IEEE Transaction on Electron Devices vol:52 issue:7 pages:1271-1285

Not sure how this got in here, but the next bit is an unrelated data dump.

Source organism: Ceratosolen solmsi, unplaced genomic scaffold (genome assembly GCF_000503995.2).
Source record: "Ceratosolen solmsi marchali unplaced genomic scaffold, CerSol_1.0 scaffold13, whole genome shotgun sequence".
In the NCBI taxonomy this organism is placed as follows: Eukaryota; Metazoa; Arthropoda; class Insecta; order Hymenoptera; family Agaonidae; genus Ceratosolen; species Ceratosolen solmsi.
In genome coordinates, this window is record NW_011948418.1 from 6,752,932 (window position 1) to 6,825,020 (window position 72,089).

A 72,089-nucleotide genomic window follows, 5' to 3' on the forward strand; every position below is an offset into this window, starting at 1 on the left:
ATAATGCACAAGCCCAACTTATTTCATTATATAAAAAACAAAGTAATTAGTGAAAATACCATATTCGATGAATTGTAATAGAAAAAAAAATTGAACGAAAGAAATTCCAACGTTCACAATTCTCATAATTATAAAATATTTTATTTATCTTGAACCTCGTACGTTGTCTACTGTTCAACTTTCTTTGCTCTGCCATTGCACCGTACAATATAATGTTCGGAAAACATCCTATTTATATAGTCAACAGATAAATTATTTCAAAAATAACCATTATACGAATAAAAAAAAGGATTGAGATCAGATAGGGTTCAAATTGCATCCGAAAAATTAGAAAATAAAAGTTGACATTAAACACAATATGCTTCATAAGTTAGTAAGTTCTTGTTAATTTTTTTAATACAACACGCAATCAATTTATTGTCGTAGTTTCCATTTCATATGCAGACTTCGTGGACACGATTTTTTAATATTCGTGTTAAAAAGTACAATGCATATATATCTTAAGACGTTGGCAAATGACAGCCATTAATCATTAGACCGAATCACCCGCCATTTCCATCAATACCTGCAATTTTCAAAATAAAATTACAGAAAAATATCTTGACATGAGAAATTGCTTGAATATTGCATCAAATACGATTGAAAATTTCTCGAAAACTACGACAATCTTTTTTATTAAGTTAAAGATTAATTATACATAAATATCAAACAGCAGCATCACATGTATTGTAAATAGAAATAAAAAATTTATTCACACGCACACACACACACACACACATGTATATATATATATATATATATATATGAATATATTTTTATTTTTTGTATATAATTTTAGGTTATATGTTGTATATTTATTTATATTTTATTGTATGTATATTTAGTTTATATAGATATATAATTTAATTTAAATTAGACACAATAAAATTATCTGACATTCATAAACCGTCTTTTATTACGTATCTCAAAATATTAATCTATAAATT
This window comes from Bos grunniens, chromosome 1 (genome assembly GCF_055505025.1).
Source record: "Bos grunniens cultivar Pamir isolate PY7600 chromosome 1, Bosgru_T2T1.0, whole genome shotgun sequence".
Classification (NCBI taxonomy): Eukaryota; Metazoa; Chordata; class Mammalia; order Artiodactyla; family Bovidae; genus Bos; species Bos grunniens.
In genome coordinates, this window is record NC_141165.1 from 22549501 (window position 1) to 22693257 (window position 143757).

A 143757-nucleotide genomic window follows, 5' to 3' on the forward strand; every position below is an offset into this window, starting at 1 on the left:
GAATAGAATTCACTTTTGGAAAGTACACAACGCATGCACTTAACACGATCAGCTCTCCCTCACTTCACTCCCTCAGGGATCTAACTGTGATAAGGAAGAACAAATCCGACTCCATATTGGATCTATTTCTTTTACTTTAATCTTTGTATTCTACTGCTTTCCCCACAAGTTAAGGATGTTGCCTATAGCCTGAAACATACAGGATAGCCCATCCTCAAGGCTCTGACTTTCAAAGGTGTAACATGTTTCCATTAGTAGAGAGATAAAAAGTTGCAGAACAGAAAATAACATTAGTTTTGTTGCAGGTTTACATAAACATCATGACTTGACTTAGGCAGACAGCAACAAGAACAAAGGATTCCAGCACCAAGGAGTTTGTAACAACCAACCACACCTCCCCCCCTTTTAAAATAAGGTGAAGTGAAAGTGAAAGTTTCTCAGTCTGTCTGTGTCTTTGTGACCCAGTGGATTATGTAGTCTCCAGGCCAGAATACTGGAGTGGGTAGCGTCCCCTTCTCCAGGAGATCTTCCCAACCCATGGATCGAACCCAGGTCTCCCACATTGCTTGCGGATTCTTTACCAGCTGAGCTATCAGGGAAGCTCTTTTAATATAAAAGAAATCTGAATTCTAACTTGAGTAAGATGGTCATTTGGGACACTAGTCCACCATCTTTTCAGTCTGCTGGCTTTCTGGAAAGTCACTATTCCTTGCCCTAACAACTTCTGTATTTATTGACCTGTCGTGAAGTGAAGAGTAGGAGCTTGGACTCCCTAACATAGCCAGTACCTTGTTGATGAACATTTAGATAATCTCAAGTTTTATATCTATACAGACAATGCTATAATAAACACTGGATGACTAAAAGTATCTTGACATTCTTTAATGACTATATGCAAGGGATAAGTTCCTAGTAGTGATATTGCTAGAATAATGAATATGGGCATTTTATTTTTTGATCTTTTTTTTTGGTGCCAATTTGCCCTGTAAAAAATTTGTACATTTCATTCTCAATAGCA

Future inter- and intra-ULSI interconnect systems demand extremely high data rates (up to 100 Gbps/pin or 20-Tbps aggregate) as well as bidirectional multiI/O concurrent service, re-configurable computing/processing architecture, and total compatibility with mainstream silicon system-on-chip and system-in-package technologies. In this paper, we review recent advances in interconnect schemes that promise to meet all of the above system requirements. Unlike traditional wired interconnects based solely on time-division multiple access for data transmission, these new interconnect schemes facilitate the use of additional multiple access techniques including code-division multiple access and frequency-division multiple access to greatly increase bandwidth and channel concurrency as well as to reduce channel latency. The physical transmission line is no longer limited to a direct-coupled metal wire. Rather, it can be accomplished via either wired or wireless mediums through capacitor couplers that reduce the baseband noise and dc power consumption while simplifying the fabrication process by eliminating vertical metal studs needed in three-dimensional ICs. These new advances in interconnect schemes would fundamentally alter the paradigm of ULSI data communications and enable the design of next-generation computing/processing systems.